In the Fall of 2013, I was invited to stand before a group of beautiful and open people, and talk about the intersection between Christ and creativity. The inaugural year of SALT Conference was just getting started. As I spoke, it felt like something in my deep heart was exploding.
I love it when that happens.
When God created the heavens and the earth, I think He must have felt like a kid in a candy shop. I just can’t squelch the assumption that there had to be tremendous joy and laughter as the words of the Bible began. What is so two-dimensional to us must have been beyond dimension to God. God creates a world. We create a Powerpoint.God creates a world. We create a Powerpoint. Click To Tweet
There was joy within the Trinity. Joy in the heavens. Joy in the faces of the angels. The same feeling of joy we had when, as the five-year old versions of us, we ran to Mom or Dad with a new crayon work of art.
That kind of joy.
Now painting that exact moment for generations to come, a fully God-inspired man, with equal parts prophet and poet coursing through his veins, pens these words:
In the beginning God created the heavens and the earth. Now the earth was formless and empty, darkness was over the surface of the deep, and the Spirit of God was hovering over the waters.
The Creator starts with a blank dark space. If we were there, we would probably think something was wrong. Most of us think something is wrong when a nothing is being passed off as a something. God however, doesn’t see dark, empty, or formless.
God’s too busy seeing possibilities.
That’s because before anything starts to take shape, the Spirit of God is already there. Hovering there, to be exact. He doesn’t have to be invited or convinced to show up. He is already there.
On a surface level, God starts to create a bunch of stuff. Light and water and sun and moon and vegetation and animals and humans. And it’s all very good. But underneath the surface, God is doing something far greater.
He’s showing us what creativity is all about. And if we pay attention to how God is creating the world, I think we’ll catch what He’s offering us.
There’s a void. This void is easy to spot. God sees the void, and then fills that void with expressions of Himself.
The sun and the moon and the stars. They’re all expressions of God’s light. We’ll read later in Scripture that God is light, and He clothes Himself in unapproachable light (1 Tim. 6:16). Those three objects—the sun, the moon, and the stars—will have differing functions, but they all offer the same thing to the universe. Light. They either produce it or reflect it.
Then there’s the water, the vegetation, the animals, and the fish. They’re all expressions of God’s life, each representing a creative dumping of God’s life into what would become the world. He’s breathing it all into it all.
God is light and God is life, and in one series of creative flurry, He’s pouring it all into the world. It’s simple, really. For God to be a creative God, He takes the essence of everything He is, and He pours it into a void.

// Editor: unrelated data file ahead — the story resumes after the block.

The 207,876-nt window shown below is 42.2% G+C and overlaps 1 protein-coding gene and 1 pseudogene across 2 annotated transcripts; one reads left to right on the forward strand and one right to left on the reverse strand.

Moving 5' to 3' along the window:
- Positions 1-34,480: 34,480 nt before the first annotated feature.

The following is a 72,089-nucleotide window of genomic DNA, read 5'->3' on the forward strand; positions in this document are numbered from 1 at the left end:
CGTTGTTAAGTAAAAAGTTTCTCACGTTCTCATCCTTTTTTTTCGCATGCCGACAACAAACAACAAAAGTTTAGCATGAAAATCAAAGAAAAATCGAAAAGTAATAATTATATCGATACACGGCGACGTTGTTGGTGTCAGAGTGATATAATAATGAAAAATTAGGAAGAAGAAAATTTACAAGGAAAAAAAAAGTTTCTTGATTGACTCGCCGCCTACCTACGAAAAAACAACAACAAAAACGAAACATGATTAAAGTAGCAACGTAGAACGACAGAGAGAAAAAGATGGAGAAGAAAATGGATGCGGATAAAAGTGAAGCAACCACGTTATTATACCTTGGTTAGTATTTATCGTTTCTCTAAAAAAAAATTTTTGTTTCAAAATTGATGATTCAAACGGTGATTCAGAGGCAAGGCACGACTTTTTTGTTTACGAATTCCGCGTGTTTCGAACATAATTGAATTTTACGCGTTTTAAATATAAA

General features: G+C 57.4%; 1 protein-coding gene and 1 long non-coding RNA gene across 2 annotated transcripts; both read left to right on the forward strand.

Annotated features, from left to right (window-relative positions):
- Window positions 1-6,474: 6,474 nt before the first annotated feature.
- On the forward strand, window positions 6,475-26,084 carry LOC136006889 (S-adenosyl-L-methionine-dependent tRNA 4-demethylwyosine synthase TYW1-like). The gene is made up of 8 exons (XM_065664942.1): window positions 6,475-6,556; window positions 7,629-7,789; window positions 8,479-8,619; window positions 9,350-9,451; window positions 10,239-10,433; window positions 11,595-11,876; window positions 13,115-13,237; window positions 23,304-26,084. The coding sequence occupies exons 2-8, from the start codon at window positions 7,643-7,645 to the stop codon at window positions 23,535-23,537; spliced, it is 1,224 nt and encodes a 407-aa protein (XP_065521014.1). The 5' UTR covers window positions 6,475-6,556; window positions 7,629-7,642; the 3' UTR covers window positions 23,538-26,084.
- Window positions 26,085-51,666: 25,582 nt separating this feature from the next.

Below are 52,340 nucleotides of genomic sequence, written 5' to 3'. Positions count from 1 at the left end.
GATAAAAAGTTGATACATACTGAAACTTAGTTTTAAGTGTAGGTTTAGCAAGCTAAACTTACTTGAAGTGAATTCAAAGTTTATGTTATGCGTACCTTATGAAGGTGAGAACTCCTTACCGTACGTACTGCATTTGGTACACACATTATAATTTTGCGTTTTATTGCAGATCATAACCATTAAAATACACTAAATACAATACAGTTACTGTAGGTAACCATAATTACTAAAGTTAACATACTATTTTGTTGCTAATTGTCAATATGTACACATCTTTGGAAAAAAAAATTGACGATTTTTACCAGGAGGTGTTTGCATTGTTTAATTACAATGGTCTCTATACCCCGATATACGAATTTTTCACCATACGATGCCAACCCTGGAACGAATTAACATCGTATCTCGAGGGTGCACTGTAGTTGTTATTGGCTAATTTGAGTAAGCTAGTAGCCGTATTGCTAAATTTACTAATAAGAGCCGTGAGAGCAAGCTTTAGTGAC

And the height of God’s void-filling activity is the creation of humans. We were fashioned and formed in the image of a creative God, and we bear that divine imprint. Our Maker is creative, therefore we are creative.We were fashioned and formed in the image of a creative God, and we bear that divine imprint. Click To Tweet
All of us.
All of us are creative.
And that’s pretty much the coolest thing ever.
Creativity is never an automatic thing because the essence of creativity always invites us to pour. Most of us think we’re creative when we display. I think we’re most creative when we pour.
And pouring takes intention. It’s active, not passive. It takes both dreams and sweat.
According to what I see happening here in the creation story, creativity is less about generating the next best creative concept. It’s less about comparing yourself with others who do the same thing as you do, and who—in your mind—do it better. Creativity is all about pouring the essence of who you are into a void.
Creativity is all about pouring the essence
of who you are into a void.
It’s the essence of who you are.
Not the guy who’s been on church staff longer than you, or the gal who makes everyone in the room laugh.
You pour you.
And you pour you into the unique voids that appear every week at your church. These aren’t simply ministry opportunities or bullet points in your job description. They are empty spaces that will remain empty unless you pour yourself into them.
Empty worship spaces.
Empty orders of worship.
We have been created to create. It is indeed a Divine calling to pour the essence of everything we are into the voids we encounter every day. And as I see it, God calls that “creativity”. This, I believe, is where heaven comes to earth. This is where the Divine dances with the mundane. This is where light overcomes darkness.
This is where the world is shifted in an Eden direction.
And God invites us to do it all with the goofy smile and naive abandon of a kid in a candy shop.